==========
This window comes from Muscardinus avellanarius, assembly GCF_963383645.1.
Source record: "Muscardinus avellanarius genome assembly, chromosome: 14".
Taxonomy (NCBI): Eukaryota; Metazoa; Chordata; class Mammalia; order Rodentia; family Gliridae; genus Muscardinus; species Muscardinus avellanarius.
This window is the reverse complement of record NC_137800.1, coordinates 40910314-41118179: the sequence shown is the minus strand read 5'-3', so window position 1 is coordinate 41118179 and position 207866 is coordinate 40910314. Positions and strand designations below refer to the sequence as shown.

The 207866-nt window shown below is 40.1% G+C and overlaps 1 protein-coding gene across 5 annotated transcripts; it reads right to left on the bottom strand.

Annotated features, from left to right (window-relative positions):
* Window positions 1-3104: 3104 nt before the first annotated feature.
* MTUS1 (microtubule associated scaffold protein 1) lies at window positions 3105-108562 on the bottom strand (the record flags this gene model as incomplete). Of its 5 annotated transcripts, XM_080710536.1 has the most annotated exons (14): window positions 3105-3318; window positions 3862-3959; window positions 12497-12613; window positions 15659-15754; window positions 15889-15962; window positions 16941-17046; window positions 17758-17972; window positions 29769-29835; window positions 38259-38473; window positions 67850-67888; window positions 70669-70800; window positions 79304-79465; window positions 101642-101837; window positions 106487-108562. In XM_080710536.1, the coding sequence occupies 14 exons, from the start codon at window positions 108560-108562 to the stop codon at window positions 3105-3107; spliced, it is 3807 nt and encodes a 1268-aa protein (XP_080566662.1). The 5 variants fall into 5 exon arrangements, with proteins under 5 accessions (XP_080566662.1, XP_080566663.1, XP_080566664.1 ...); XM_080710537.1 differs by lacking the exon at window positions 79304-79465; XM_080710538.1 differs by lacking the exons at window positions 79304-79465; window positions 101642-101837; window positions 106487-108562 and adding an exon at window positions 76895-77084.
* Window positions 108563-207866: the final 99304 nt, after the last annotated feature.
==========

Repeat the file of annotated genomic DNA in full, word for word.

This window comes from Muscardinus avellanarius, assembly GCF_963383645.1.
Source record: "Muscardinus avellanarius genome assembly, chromosome: 14".
Taxonomy (NCBI): Eukaryota; Metazoa; Chordata; class Mammalia; order Rodentia; family Gliridae; genus Muscardinus; species Muscardinus avellanarius.
This window is the reverse complement of record NC_137800.1, coordinates 40910314-41118179: the sequence shown is the minus strand read 5'-3', so window position 1 is coordinate 41118179 and position 207866 is coordinate 40910314. Positions and strand designations below refer to the sequence as shown.

The 207866-nt window shown below is 40.1% G+C and overlaps 1 protein-coding gene across 5 annotated transcripts; it reads right to left on the bottom strand.

Annotated features, from left to right (window-relative positions):
* Window positions 1-3104: 3104 nt before the first annotated feature.
* MTUS1 (microtubule associated scaffold protein 1) lies at window positions 3105-108562 on the bottom strand (the record flags this gene model as incomplete). Of its 5 annotated transcripts, XM_080710536.1 has the most annotated exons (14): window positions 3105-3318; window positions 3862-3959; window positions 12497-12613; window positions 15659-15754; window positions 15889-15962; window positions 16941-17046; window positions 17758-17972; window positions 29769-29835; window positions 38259-38473; window positions 67850-67888; window positions 70669-70800; window positions 79304-79465; window positions 101642-101837; window positions 106487-108562. In XM_080710536.1, the coding sequence occupies 14 exons, from the start codon at window positions 108560-108562 to the stop codon at window positions 3105-3107; spliced, it is 3807 nt and encodes a 1268-aa protein (XP_080566662.1). The 5 variants fall into 5 exon arrangements, with proteins under 5 accessions (XP_080566662.1, XP_080566663.1, XP_080566664.1 ...); XM_080710537.1 differs by lacking the exon at window positions 79304-79465; XM_080710538.1 differs by lacking the exons at window positions 79304-79465; window positions 101642-101837; window positions 106487-108562 and adding an exon at window positions 76895-77084.
* Window positions 108563-207866: the final 99304 nt, after the last annotated feature.